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Posts tagged ‘legislators’

When Was the Last Time You Talked to Your Legislators?

Meeting with State Senator Toni Boucher (3rd from right) were local Association leaders Ronna Van Veghel, New Canaan; Vivian Birdsall, New Canaan; Jeanne Deming, Ridgefield; Al Anderson, Bethel; Cynthia Rohr, Redding; John Horrigan, Westport; Andrew Nicsaji, Wilton.

Meeting with State Senator Toni Boucher (3rd from right) were local Association leaders Ronna Van Veghel, New Canaan; Vivian Birdsall, New Canaan; Jeanne Deming, Ridgefield; Al Robinson, Bethel; Cynthia Rohr, Redding; John Horrigan, Westport; and Andrew Nicsaji, Wilton.

Do your state senator and state representative know who you are? Thanks to a meeting over coffee on a recent Saturday, Senator Toni Boucher now knows the names and faces of leaders of each of the local CEA affiliates in the towns that she represents.

And Boucher knows that those seven local presidents and vice presidents represent over 3,000 teachers who vote and are strong advocates for their students and their profession.

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Be Ready to Act to Support Public Education: Join Your Colleagues

Kathryn Noonan, a first year teacher in Stonington, said she thinks it's especially important for new teachers to get involved.

Kathryn Noonan, a first year teacher in Stonington, said she thinks it’s especially important for new teachers to get involved.

The unprecedented number of calls and emails U.S. senators have received in opposition to the nomination of Betsy DeVos for secretary of education make it clear that teachers understand the outsized role that policy and politics can play in their classrooms.

It’s not just national lawmakers and decisions at the federal level that influence what happens in our schools, however. Often state-level decisions can shape Connecticut schools to a greater degree than federal policies do.

That’s why grassroots organizing and activism here in Connecticut by those who know public education best—teachers—is so critical for ensuring high-quality public education for all Connecticut students. Read more

Teachers Share Input on Teacher Evaluation, Common Core & More

Teachers are making their voices heard—talking to legislators and offering input on implementation of new federal education law. CEA County Forums around the state offer teachers an opportunity to meet CEA-endorsed candidates for elected office and share important information about what is going on in their classrooms.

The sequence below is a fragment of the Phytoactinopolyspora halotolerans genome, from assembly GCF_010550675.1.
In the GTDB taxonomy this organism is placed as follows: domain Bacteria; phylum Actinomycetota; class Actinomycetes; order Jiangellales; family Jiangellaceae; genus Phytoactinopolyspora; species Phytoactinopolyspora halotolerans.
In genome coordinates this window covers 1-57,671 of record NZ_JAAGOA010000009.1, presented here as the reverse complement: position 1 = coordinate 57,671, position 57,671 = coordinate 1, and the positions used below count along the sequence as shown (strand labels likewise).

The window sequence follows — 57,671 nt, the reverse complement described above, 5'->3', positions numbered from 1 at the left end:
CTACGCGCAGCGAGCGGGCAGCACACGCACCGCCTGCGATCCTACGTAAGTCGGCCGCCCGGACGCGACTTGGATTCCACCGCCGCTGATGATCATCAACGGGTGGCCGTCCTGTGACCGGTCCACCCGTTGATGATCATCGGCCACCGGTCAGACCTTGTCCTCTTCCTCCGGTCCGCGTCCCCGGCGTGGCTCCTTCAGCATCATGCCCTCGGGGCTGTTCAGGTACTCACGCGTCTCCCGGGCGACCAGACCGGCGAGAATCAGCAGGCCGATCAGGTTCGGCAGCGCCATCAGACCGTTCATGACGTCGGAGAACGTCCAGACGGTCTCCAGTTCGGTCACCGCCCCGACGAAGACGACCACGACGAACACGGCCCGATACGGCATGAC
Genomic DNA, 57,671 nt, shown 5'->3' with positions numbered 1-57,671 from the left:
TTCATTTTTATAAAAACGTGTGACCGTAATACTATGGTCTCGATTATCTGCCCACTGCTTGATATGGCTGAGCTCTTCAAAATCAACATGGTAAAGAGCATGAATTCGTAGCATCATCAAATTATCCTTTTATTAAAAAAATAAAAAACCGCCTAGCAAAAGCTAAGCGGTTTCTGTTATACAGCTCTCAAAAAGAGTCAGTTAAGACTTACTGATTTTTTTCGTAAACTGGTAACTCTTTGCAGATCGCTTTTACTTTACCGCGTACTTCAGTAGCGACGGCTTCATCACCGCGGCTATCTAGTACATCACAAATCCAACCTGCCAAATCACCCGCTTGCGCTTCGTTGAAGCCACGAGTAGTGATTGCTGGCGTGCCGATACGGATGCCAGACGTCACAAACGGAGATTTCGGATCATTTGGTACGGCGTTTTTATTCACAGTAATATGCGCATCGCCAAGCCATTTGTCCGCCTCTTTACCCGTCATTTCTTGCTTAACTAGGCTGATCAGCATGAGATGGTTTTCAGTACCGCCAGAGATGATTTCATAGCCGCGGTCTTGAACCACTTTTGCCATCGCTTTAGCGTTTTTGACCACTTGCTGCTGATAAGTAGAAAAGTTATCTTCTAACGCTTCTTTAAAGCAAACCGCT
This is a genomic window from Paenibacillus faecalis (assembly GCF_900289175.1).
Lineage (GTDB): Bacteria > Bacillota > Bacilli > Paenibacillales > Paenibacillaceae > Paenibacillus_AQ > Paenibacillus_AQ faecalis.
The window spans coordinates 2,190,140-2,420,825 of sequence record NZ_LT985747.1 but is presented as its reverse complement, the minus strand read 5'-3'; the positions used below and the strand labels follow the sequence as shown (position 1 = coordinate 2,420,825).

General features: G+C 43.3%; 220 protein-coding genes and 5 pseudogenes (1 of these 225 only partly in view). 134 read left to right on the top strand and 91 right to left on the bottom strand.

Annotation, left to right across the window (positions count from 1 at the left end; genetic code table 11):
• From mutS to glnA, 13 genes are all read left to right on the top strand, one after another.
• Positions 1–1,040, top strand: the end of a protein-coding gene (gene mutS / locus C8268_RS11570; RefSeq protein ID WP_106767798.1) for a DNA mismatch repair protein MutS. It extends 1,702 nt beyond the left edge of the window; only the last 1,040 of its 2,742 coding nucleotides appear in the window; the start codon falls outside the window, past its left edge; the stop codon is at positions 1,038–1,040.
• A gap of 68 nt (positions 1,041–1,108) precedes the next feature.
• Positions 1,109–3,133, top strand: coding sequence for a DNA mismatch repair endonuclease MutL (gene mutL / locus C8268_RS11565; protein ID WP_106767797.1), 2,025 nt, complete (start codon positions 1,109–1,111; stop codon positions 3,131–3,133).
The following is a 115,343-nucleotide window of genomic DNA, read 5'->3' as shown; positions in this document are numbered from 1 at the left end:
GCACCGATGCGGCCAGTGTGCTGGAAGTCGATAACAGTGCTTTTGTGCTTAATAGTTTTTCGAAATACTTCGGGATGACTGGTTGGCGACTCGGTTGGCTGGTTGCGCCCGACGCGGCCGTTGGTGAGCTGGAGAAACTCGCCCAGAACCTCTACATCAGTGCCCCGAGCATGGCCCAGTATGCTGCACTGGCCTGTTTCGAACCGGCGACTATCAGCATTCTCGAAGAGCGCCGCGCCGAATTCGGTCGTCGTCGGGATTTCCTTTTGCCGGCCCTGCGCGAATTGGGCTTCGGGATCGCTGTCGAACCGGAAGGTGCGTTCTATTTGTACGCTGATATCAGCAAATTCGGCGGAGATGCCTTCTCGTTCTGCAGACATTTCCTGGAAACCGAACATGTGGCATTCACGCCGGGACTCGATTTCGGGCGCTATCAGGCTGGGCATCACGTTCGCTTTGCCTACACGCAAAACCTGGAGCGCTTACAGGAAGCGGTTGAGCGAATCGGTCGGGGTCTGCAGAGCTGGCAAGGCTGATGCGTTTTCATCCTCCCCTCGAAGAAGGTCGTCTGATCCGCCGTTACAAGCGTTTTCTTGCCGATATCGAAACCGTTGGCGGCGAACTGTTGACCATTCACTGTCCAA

Watch what teachers and legislators are saying about the forums and why you should attend. Then click here to register for an upcoming forum.

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Teachers on Why You Need to Attend a CEA County Forum

It’s your opportunity to help improve education policy in Connecticut: Don’t miss out.

Litchfield teachers were the first to take part in a CEA County Forum this fall, and they had a lot to say about how the Every Students Succeeds Act should be implemented in Connecticut. Teachers’ input is invaluable in determining how the new law will impact our students and our profession.

Watch why Litchfield County teachers say you should attend a forum in your county. Register to attend a forum today.

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What Teachers are Telling Their Legislators

Senate President Don Williams and Rep. Mae Flexer talk with teachers last night at a Regional Teacher Meeting in Dayville.

Senate President Don Williams and Rep. Mae Flexer were two of the legislators who talked with teachers last night at a CEA Regional Teacher Meeting in Dayville.

“They call Windham County the quiet corner, but you wouldn’t know it by the turnout tonight,” CEA Secretary Pat Jordan told the more than 100 teachers crowded into a room at the Gold Eagle in Dayville last night. Jordan welcomed the educators and five members of the Connecticut General Assembly to the first in a series of CEA Regional Teacher Meetings, where educators shared their frustrations and suggestions for improvement when it comes to implementing the new teacher evaluation system and Common Core.